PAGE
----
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Nobody Can Erase the Imprint of a Mother's Love

I received this letter of encouragement a few years ago from one of my readers.

It is included in my 2013 published memoir, BONSHEA Making Light of the Dark.

Kathleen Sullivan, a clinical therapist in Chattanooga, Tennessee, wrote,

Dear Coral,

Even if your children choose not to have further contact with you (that is always our greatest fear as estranged parents); it doesn’t mean that our children won’t know -unconsciously at the minimum – that they are cherished and loved by someone outside their lives with the perpetrators. They may not be able to remember that we were the source of that love, but they will still have a strong sense that it’s out there. They may equate the big, powerful outside with a god or goddess; that’s okay. It still works to help them to feel truly loved, and protected, and cared about – in the most secret compartment of their soul, where it is not touched by any invader.

Even if our children are too young to remember when they’re removed from us, or if they have been brainwashed by their new caregivers to think of us as other than who we really are – and criminal sociopaths are usually quite good at that – our children’s earliest sensory memories of our love and nurturing will remain a mental/emotional protective factor for the rest of their lives.

I’ve learned enough about childhood neurobiological development and secure attachment to understand why it happens that way. Our conscious memories of our parents’ love – if we experienced such love – may fade away completely or be suppressed out of necessity to conform with our new family system and keep them from turning on us in anger.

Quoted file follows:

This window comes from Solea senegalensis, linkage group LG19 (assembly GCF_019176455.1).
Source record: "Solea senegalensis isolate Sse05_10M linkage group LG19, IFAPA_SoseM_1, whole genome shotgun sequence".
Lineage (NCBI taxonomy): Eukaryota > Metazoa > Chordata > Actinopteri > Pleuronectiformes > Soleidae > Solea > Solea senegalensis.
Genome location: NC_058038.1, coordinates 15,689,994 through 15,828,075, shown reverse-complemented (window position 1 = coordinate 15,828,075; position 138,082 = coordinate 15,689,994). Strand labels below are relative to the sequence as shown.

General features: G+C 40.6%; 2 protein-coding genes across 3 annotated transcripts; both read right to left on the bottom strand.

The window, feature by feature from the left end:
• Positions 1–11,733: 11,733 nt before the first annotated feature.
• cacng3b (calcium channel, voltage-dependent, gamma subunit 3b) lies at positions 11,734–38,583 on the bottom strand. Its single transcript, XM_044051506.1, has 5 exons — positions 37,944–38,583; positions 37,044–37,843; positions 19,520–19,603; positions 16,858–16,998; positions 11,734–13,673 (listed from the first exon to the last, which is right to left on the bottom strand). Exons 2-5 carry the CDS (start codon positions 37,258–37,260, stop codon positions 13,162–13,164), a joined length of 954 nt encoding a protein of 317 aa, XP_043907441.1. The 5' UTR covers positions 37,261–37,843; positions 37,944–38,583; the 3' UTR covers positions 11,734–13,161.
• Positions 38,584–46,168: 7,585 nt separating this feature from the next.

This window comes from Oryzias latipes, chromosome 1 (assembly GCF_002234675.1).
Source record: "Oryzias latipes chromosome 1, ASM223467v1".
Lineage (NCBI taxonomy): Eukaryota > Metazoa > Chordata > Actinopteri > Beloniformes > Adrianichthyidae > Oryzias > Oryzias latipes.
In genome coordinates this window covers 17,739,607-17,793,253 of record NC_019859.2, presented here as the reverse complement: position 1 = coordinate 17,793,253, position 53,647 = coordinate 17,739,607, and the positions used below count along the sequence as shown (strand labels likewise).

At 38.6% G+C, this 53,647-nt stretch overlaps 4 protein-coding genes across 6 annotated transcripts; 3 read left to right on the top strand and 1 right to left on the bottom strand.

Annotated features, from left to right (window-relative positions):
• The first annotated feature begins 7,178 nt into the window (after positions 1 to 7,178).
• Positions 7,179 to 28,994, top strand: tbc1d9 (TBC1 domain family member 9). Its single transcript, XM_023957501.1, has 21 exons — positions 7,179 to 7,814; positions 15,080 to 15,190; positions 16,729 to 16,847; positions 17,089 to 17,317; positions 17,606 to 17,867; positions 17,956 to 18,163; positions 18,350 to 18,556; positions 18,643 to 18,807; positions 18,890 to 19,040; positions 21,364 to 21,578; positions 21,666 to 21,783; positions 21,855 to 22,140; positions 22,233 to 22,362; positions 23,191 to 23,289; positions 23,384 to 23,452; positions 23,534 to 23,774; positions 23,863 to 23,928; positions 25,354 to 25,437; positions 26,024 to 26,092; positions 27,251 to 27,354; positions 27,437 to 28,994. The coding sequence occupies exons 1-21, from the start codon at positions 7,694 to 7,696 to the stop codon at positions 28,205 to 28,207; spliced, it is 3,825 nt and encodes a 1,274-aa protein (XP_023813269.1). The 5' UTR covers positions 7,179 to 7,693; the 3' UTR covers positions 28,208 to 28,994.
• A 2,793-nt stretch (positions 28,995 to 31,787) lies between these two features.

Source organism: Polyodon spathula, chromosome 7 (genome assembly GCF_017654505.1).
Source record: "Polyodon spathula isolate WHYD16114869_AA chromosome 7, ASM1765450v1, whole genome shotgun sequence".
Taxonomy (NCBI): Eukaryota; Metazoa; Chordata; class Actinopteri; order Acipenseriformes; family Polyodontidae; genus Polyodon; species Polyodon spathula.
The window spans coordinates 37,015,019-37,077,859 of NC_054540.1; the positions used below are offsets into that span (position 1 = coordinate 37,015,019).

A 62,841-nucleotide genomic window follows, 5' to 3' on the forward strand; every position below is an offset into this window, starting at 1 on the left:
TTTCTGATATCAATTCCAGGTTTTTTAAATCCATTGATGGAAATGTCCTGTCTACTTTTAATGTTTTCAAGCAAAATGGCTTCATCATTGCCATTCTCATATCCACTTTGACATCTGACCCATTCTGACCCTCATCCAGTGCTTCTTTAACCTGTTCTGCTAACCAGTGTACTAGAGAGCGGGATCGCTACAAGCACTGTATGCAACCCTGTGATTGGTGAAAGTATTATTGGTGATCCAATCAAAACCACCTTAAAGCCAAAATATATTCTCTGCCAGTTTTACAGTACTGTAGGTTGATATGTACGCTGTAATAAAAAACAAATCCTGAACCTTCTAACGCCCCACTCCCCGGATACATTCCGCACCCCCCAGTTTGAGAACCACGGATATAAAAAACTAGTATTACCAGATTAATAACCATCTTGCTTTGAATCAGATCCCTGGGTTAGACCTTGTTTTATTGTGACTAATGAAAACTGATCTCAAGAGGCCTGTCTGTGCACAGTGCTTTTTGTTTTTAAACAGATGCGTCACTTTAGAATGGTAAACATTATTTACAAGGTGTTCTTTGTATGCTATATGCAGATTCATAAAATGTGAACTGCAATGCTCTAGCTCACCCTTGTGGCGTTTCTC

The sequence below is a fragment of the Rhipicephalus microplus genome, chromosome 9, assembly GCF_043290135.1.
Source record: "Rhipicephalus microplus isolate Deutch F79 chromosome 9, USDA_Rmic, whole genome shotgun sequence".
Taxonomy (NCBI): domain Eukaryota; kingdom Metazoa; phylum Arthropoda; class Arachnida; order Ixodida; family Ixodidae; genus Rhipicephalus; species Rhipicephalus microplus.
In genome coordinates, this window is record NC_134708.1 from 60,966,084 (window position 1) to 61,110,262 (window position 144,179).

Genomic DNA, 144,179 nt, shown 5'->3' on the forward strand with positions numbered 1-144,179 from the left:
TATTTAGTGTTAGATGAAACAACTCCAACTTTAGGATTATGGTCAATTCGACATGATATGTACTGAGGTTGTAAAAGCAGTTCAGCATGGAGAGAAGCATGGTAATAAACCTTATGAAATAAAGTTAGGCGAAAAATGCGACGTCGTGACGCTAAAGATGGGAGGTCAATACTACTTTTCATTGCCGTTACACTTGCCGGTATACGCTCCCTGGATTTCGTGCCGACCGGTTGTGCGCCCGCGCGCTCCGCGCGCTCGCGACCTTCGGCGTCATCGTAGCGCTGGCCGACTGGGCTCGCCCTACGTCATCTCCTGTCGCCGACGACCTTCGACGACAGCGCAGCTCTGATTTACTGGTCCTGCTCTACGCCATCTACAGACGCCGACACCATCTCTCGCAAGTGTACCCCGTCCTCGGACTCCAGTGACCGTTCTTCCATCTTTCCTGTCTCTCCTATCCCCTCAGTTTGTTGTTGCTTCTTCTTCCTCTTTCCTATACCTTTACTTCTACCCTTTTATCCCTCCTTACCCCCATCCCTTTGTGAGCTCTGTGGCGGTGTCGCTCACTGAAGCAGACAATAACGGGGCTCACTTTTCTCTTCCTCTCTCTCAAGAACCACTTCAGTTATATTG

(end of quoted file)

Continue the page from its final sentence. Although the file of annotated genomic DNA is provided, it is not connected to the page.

Still, the neurobiological/sensory imprint of our parents’ love is like a fossil imprinted deeply in a dense rock. The nonverbal neurological/sensory imprint remains for life and is a part of everything we are and do; even if we’re completely aware of its influence.

Nobody can erase the imprint without killing us because the imprint of love is strong, more natural, and more resilient than the effects of human evil. And so, even if you are not able to connect with your children now; you’ve already given them their most important protective factor: "early-onset" love and nurturing." – Kathleen A. Sullivan, MSW

The price for my own safety and freedom in 1996 was an imposed, unnatural and unwanted separation from my eight children, including my nursing infant. The injustice committed against me is not just the physical separation from my children, but the willful desecration of the mother-child relationship and bond, a sacred spiritual and emotional entity.

Many mothers who seek safety from abuse are routinely prohibited from having even the most basic contact with their own children, not because they were unfit parents, but because they were outspent, out represented, and out-maneuvered in a court atmosphere not prepared to understand the needs of families dealing with domestic violence.

Forcibly taking a mother's children, and then controlling her emotionally by withholding contact must be publicly recognized as one of the greatest forms of 'mis-use' of the American justice system and one of the greatest hidden vehicles for wide-spread socially approved physical and emotional abuse and control.

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